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Hawaii Volcanoes National Park, Hawaii

Hawaii Volcanoes National Park is the highlight of our Big Island trip. There are tons of information online or in travel books for you to plan the trip. I would not repeat the information here. The book I highly recommend is Hawaii The Big Island Revealed.

Before the trip I had done extensive research trying to find the trail condition of Napau Crater Trail at NIGHT. But I was not able to find any. So I'd like to add it here and hope it could help you plan your trip.

My trip was in November 2011. At that time, the Pu'u 'O'o vent, which can be reached relatively closely via Napau Crater Trail, were very active. I assumed it would be a good photo opportunity at night. The campsite at the end of the trail was also closed due to the hazard. My original plan was to start the hike in afternoon, get to the Napau Crater overlook before the sunset, take photos, then hike back to my car. Considering the round trip is about 14 miles, I knew it won't be easy at night but I just did not know how dangerous it could be.

After talking to a ranger in visitor center the day before the hike, we eventually decided not to hike at night as it would be too dangerous. Soon after we started the hike, we were glad we made the right decision.

The trail can be divided into three sections. The first section is from trail head to Pu'u Huluhulu Crater. It is about a mile long with reflective marks on the ground. It will be fine to hike this section at night as long as you have a flashlight. At Pu'u Huluhulu Crater you can remotely watch the smoke from Pu'u 'O'o vent.

The second section is between Pu'u Huluhulu Crater and Makaopuhi Crater. It is about 4-mile long open dry lava field coming from Mauna Ulu 1969-1974 eruptions. After passing Pu'u Huluhulu Crater, we did not see any other hikers during the day. Hiking here is a fascinating experience. Everything in this area is black as you can imagine. There is no designated trail on lava field. Cracks are everywhere. If you fall, you could get seriouly injured. Especially when you get close to Mauna Ulu Crater, cracks get bigger and wider and you have to make a sharp turn. Otherwise, you could drop into the crater. The only way to navigate in this area is looking for piled lava stones, which are of course in black, called Ahu. There are many places the distance between Ahu are very far. Even at day time, it is hard to find them. At night, even with full moon and the strongest flashlight, I bet you won't be able to find most of them. I also carry a hiking GPS. Although it can tell me the direction, it won't help to keep me on the exact trail we passed at day time. Besides the navigation issue, it was also EXTREMELY windy in this open area with occasional rain shower. Hiking this section at night is very dangerous and I strongly discourage doing so.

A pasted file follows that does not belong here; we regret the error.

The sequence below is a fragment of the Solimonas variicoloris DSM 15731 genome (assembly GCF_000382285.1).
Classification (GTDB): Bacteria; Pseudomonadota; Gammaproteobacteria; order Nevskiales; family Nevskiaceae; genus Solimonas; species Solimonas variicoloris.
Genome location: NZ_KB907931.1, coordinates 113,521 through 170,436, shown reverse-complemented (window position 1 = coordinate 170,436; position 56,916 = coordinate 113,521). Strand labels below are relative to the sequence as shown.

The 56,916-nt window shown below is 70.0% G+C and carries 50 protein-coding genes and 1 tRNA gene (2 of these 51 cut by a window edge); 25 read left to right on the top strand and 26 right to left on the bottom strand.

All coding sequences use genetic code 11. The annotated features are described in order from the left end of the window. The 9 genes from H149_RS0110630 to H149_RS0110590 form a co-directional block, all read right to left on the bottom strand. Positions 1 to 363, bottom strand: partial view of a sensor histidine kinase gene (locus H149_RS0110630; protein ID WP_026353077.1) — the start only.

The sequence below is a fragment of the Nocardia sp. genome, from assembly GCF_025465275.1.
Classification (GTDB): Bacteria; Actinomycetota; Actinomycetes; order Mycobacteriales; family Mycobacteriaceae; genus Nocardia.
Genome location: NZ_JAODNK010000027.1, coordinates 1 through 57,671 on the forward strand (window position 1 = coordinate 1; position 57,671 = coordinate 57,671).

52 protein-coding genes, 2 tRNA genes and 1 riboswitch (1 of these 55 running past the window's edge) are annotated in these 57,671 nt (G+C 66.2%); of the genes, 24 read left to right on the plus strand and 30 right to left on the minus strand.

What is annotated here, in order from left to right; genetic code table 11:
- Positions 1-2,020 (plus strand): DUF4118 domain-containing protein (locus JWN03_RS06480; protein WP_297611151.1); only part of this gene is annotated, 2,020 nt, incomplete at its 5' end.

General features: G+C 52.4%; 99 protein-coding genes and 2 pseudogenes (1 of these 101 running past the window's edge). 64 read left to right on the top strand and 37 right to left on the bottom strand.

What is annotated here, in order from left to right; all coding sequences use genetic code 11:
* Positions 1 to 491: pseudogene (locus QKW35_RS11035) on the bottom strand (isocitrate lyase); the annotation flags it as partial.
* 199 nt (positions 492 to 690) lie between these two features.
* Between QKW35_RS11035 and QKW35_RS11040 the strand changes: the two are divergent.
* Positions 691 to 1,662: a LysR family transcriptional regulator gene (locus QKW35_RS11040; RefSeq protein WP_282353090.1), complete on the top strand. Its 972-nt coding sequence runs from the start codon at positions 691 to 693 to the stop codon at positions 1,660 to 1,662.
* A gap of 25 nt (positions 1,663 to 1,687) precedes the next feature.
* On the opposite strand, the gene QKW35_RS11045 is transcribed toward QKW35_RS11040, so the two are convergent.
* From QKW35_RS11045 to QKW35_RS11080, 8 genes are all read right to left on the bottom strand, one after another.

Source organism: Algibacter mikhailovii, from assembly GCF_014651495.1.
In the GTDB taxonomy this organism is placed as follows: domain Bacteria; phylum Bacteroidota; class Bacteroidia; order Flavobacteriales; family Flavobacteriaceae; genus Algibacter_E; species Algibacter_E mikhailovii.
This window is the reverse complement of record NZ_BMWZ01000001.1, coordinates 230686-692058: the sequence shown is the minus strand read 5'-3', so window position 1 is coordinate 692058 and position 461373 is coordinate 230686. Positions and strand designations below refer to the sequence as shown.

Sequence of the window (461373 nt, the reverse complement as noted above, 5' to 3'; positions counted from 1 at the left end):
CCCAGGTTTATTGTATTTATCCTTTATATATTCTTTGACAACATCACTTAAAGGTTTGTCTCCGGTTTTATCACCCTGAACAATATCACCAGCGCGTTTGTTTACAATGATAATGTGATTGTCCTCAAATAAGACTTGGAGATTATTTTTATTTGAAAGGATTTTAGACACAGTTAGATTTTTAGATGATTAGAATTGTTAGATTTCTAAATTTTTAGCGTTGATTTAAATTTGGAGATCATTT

The last section is after Makaopuhi Crater. The trail becomes very narrow in rain forest. You won't have navigation issue though. It is just slightly muddy.

Halema'uma'u Crater Sunrise, Hawaii Volcanoes National Park, Hawaii

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Halema'uma'u Crater Sunrise

The photo was taken at Jaggar Museum.


Halema'uma'u Crater after Sunset, Hawaii Volcanoes National Park, Hawaii

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Halema'uma'u Crater after Sunset

The photo was taken at Jaggar Museum about half hour after sunset. I like the clouds reflected glow coming from the vent.


Mauna Loa Sunrise, Hawaii Volcanoes National Park, Hawaii

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Mauna Loa Sunrise

The photo was taken at Jaggar Museum.


Kilauea Iki Crater Sunset, Hawaii Volcanoes National Park, Hawaii

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Kilauea Iki Crater Sunset

The photo was taken at Kilauea Iki Crater Overlook.


Pu'u Loa Petroglyph Trail, Hawaii Volcanoes National Park, Hawaii

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Pu'u Loa Petroglyph Trail

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